When my parents moved our family to Olney, Maryland, in the last months of 1969, Olney was still, as much as anything, the quiet, rural, country crossroad village it had been for the better part of the previous two centuries. Over the intersection of state routes 97 (Georgia Avenue) and 108 (Olney-Laytonsville or Olney-Sandy Spring Rd.) hung a single traffic light, and, from there, the next nearest traffic light was over three miles away at Norbeck.
We moved into a new neighborhood called Cherrywood, which was the second residential subdivision in the area, and really just an addition to the first, Williamsburg Village. When we arrived, we felt like we’d become part of a lifestyle that, now that we were there, should evolve no further. That I’d been part of the first trickle, which would become a flood and eventually destroy the old village, was something that wouldn’t occur to me until much later in life.
In the early 70s, growing up in Olney, even though our home life was entirely suburban, was still a semi-rural experience. Our subdivision, small by comparison to those that would follow in the coming decades, was surrounded, mostly, by the fields, barns, sheds and poultry operations of local farms. Within a few hundred yards of my parent’s house was a creek and the boundary woods of a farm, Headwaters, which U.S. Secretary of the Interior Harold Ickes had called home for much of the previous half-century, and beyond those woods were hundreds of acres of rolling cornfield and a lovely pond.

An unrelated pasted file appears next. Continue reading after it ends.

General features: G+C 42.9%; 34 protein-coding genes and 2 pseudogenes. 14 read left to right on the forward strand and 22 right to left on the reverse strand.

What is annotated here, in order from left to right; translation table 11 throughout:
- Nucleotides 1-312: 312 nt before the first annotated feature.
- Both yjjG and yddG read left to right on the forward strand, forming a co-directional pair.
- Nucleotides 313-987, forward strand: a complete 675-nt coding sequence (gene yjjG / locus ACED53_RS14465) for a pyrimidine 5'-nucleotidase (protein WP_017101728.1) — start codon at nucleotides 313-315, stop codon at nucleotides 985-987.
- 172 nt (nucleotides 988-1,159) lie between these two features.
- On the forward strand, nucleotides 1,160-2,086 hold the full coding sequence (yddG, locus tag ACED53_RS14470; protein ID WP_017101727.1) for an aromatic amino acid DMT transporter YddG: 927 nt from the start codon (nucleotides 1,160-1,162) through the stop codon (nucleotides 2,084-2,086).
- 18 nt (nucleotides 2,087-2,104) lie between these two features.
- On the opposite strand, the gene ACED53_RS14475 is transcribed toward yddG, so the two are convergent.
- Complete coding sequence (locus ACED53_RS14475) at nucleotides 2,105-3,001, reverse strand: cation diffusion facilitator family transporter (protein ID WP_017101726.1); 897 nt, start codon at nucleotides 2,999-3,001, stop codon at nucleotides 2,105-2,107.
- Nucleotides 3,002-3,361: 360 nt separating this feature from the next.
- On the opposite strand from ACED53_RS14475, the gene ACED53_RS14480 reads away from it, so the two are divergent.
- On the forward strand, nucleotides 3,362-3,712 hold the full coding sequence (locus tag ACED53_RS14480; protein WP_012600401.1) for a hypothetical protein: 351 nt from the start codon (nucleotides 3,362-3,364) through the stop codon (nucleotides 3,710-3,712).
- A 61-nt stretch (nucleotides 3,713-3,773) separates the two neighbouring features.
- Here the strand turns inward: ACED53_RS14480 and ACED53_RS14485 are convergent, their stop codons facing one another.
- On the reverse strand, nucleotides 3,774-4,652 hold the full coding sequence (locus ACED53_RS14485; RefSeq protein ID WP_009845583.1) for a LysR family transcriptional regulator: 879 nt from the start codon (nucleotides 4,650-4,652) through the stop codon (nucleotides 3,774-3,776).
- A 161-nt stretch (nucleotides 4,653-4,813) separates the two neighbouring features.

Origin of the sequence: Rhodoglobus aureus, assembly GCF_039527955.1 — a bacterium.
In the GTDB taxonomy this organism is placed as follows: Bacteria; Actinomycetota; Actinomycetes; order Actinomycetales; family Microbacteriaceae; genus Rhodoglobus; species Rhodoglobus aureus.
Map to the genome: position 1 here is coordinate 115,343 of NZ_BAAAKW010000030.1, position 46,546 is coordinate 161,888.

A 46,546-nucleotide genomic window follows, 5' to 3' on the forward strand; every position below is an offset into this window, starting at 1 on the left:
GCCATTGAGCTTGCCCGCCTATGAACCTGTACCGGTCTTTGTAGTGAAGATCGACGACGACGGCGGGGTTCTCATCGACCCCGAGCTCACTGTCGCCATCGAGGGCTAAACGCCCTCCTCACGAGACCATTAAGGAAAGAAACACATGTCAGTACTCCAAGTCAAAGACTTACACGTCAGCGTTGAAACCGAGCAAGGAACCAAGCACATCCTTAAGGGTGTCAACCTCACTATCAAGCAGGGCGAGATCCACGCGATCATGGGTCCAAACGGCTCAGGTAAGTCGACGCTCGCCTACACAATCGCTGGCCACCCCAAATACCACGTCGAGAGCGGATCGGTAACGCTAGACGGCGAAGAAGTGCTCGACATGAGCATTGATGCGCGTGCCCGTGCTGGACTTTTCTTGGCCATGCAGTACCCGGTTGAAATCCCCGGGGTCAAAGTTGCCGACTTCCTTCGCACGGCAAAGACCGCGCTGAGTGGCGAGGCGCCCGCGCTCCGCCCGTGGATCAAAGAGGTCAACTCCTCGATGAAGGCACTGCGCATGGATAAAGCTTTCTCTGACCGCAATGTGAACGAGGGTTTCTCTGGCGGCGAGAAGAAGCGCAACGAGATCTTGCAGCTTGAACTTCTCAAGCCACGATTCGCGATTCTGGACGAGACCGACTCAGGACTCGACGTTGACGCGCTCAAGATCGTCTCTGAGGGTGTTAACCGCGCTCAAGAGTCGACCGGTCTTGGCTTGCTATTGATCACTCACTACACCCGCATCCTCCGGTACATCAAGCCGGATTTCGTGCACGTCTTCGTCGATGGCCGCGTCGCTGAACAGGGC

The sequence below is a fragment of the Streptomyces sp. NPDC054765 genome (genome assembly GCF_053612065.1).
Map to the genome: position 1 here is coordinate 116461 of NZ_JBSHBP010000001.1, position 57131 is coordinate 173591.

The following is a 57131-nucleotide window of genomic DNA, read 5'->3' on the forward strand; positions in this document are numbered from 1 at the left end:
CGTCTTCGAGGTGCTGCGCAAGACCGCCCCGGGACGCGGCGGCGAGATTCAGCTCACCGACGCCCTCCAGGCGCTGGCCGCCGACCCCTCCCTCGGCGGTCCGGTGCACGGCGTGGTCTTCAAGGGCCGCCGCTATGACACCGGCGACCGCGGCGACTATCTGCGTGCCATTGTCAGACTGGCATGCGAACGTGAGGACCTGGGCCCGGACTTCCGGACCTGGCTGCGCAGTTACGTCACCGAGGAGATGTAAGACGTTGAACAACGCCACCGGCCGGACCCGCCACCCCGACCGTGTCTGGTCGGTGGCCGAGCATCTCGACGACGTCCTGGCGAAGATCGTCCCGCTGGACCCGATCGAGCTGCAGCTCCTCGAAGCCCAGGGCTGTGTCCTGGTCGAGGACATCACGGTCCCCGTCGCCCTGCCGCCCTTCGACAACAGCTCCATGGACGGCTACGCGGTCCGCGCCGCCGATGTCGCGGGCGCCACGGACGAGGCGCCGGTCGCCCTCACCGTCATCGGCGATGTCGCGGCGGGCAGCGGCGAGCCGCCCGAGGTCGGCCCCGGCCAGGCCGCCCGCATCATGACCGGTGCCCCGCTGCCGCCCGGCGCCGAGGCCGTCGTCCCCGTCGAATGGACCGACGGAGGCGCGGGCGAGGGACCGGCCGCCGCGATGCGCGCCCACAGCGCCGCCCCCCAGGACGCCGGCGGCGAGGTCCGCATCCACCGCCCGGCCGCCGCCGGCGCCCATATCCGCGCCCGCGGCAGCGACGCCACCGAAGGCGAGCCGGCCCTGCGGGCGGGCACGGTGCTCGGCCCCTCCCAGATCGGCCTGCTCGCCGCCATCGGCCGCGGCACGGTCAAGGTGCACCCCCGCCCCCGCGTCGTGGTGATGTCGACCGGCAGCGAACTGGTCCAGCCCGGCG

I didn’t realize it at the time, but, for a few years, our life included the best of two worlds, suburban and rural. Our streets were wide, well-paved and smooth, our homes were new, with all the modern conveniences middle-class existence had to offer, and our friends and neighbors lived close at hand, while less than a mile away were bucolic scenes of rural American life: young boys’ tree-forts in the woods, cattle grazing in generous pastures, farmers toiling in the fields and families ice skating on a pond frozen by winter’s chill.
At the center of “town”, crowded tightly around the Olney intersection, the last of Olney’s rural businesses operated from old, sometimes rambling buildings, reconfigured many times over the years to suit evolving purposes or new owners. The roads that crossed at the Olney intersection were two-laned, one in each direction, and the buildings around the intersection stood so close to the road corners that the rear bumper of a car, parked, nose-in, at the front of the small grocery on the southeast corner, was less than than about four or five feet from passing traffic. By the time I became aware of it, Olney Foods had been on that corner for more than forty years; ever since it had been renovated from the old, post-and-beam Grange Hall to be the new business of the only owner it would ever have, Mr. Francis Hawkins.